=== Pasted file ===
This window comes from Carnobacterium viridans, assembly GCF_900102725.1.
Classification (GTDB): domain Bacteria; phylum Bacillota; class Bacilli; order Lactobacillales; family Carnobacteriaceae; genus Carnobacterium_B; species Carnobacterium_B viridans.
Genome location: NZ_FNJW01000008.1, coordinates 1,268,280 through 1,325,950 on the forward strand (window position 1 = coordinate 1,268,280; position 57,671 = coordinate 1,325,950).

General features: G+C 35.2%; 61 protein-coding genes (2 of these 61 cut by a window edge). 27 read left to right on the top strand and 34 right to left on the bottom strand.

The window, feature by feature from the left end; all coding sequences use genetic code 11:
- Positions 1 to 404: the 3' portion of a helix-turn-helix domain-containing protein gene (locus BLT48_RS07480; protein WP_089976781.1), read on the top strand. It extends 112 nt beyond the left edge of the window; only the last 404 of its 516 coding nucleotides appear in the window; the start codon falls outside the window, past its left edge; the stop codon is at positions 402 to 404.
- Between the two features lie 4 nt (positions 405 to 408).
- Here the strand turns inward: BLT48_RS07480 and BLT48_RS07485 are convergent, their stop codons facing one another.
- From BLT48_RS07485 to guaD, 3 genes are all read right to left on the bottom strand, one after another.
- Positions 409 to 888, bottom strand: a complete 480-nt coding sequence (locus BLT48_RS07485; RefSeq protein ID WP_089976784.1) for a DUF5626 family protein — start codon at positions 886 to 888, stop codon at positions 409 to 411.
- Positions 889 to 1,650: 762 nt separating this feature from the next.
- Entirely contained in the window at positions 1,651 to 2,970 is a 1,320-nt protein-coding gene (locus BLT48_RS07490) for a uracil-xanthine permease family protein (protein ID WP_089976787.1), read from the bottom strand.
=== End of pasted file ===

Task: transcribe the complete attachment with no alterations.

This window comes from Carnobacterium viridans, assembly GCF_900102725.1.
Classification (GTDB): domain Bacteria; phylum Bacillota; class Bacilli; order Lactobacillales; family Carnobacteriaceae; genus Carnobacterium_B; species Carnobacterium_B viridans.
Genome location: NZ_FNJW01000008.1, coordinates 1,268,280 through 1,325,950 on the forward strand (window position 1 = coordinate 1,268,280; position 57,671 = coordinate 1,325,950).

General features: G+C 35.2%; 61 protein-coding genes (2 of these 61 cut by a window edge). 27 read left to right on the top strand and 34 right to left on the bottom strand.

The window, feature by feature from the left end; all coding sequences use genetic code 11:
- Positions 1 to 404: the 3' portion of a helix-turn-helix domain-containing protein gene (locus BLT48_RS07480; protein WP_089976781.1), read on the top strand. It extends 112 nt beyond the left edge of the window; only the last 404 of its 516 coding nucleotides appear in the window; the start codon falls outside the window, past its left edge; the stop codon is at positions 402 to 404.
- Between the two features lie 4 nt (positions 405 to 408).
- Here the strand turns inward: BLT48_RS07480 and BLT48_RS07485 are convergent, their stop codons facing one another.
- From BLT48_RS07485 to guaD, 3 genes are all read right to left on the bottom strand, one after another.
- Positions 409 to 888, bottom strand: a complete 480-nt coding sequence (locus BLT48_RS07485; RefSeq protein ID WP_089976784.1) for a DUF5626 family protein — start codon at positions 886 to 888, stop codon at positions 409 to 411.
- Positions 889 to 1,650: 762 nt separating this feature from the next.
- Entirely contained in the window at positions 1,651 to 2,970 is a 1,320-nt protein-coding gene (locus BLT48_RS07490) for a uracil-xanthine permease family protein (protein ID WP_089976787.1), read from the bottom strand.